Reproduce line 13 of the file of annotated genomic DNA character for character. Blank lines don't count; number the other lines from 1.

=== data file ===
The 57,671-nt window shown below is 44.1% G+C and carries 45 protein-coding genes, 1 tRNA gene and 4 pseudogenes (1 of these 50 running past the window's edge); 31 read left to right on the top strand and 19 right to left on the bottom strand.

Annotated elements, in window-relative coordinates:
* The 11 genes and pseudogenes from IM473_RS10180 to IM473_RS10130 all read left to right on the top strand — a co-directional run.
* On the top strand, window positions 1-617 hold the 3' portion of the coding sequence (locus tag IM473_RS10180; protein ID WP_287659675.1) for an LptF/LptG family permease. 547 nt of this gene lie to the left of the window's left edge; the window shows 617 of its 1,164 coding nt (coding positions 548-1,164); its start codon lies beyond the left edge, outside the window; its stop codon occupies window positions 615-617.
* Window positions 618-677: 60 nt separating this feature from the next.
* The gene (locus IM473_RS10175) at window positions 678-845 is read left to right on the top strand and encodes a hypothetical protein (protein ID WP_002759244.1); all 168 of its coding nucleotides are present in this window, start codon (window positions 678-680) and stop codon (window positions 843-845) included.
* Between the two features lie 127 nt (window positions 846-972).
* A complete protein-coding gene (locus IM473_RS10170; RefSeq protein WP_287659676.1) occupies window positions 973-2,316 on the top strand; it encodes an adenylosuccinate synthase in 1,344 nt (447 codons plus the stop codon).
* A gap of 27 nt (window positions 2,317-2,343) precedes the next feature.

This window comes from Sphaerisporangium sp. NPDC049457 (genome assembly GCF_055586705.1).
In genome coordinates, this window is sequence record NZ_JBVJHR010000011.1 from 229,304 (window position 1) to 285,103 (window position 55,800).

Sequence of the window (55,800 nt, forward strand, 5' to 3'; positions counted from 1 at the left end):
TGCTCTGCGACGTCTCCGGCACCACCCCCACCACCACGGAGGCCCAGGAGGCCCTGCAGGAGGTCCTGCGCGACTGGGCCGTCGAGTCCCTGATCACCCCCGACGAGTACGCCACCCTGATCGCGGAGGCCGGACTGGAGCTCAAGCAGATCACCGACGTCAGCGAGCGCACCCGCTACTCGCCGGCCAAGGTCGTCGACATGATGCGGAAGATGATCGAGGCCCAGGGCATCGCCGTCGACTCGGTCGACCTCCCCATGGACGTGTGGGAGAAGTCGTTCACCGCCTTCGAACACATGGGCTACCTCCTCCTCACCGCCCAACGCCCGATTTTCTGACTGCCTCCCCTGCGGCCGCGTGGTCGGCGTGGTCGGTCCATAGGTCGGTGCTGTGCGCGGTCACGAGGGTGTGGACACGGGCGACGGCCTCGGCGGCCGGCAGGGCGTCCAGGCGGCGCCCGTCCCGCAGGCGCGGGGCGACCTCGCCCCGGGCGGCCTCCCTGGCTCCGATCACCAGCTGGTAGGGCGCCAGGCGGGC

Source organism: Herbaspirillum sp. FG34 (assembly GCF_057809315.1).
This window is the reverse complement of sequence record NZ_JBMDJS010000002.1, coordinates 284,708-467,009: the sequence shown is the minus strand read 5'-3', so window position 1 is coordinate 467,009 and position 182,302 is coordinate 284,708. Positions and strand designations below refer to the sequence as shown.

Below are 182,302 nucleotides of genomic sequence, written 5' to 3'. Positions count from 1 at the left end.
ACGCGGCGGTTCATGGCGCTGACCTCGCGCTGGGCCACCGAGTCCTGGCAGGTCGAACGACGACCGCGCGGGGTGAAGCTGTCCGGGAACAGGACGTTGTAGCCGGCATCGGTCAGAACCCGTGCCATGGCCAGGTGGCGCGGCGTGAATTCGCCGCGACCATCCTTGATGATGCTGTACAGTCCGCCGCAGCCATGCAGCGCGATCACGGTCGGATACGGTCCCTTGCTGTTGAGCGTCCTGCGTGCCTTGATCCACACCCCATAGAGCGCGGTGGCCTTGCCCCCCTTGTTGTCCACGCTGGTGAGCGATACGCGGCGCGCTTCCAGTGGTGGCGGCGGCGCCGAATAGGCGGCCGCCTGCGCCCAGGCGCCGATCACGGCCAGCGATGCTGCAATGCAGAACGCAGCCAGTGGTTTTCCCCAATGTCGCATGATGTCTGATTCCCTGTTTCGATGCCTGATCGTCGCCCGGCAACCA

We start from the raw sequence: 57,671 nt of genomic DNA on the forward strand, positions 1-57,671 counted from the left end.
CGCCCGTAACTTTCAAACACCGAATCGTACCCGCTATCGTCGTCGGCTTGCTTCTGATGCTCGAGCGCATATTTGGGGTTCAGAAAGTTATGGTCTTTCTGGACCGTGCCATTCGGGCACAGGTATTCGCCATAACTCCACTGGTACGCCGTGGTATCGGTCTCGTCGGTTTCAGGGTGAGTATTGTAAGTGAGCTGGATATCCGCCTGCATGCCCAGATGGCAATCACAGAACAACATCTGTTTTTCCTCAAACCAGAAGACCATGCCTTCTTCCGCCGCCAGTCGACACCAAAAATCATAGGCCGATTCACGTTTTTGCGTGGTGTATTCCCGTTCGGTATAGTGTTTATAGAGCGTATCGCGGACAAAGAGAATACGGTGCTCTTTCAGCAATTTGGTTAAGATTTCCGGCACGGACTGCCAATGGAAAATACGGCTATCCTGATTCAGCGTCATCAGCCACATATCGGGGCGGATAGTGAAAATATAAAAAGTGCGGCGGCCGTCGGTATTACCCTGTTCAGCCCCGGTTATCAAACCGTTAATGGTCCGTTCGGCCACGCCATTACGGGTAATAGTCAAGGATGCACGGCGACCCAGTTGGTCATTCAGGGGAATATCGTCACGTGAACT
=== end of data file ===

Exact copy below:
TGCTCTGCGACGTCTCCGGCACCACCCCCACCACCACGGAGGCCCAGGAGGCCCTGCAGGAGGTCCTGCGCGACTGGGCCGTCGAGTCCCTGATCACCCCCGACGAGTACGCCACCCTGATCGCGGAGGCCGGACTGGAGCTCAAGCAGATCACCGACGTCAGCGAGCGCACCCGCTACTCGCCGGCCAAGGTCGTCGACATGATGCGGAAGATGATCGAGGCCCAGGGCATCGCCGTCGACTCGGTCGACCTCCCCATGGACGTGTGGGAGAAGTCGTTCACCGCCTTCGAACACATGGGCTACCTCCTCCTCACCGCCCAACGCCCGATTTTCTGACTGCCTCCCCTGCGGCCGCGTGGTCGGCGTGGTCGGTCCATAGGTCGGTGCTGTGCGCGGTCACGAGGGTGTGGACACGGGCGACGGCCTCGGCGGCCGGCAGGGCGTCCAGGCGGCGCCCGTCCCGCAGGCGCGGGGCGACCTCGCCCCGGGCGGCCTCCCTGGCTCCGATCACCAGCTGGTAGGGCGCCAGGCGGGC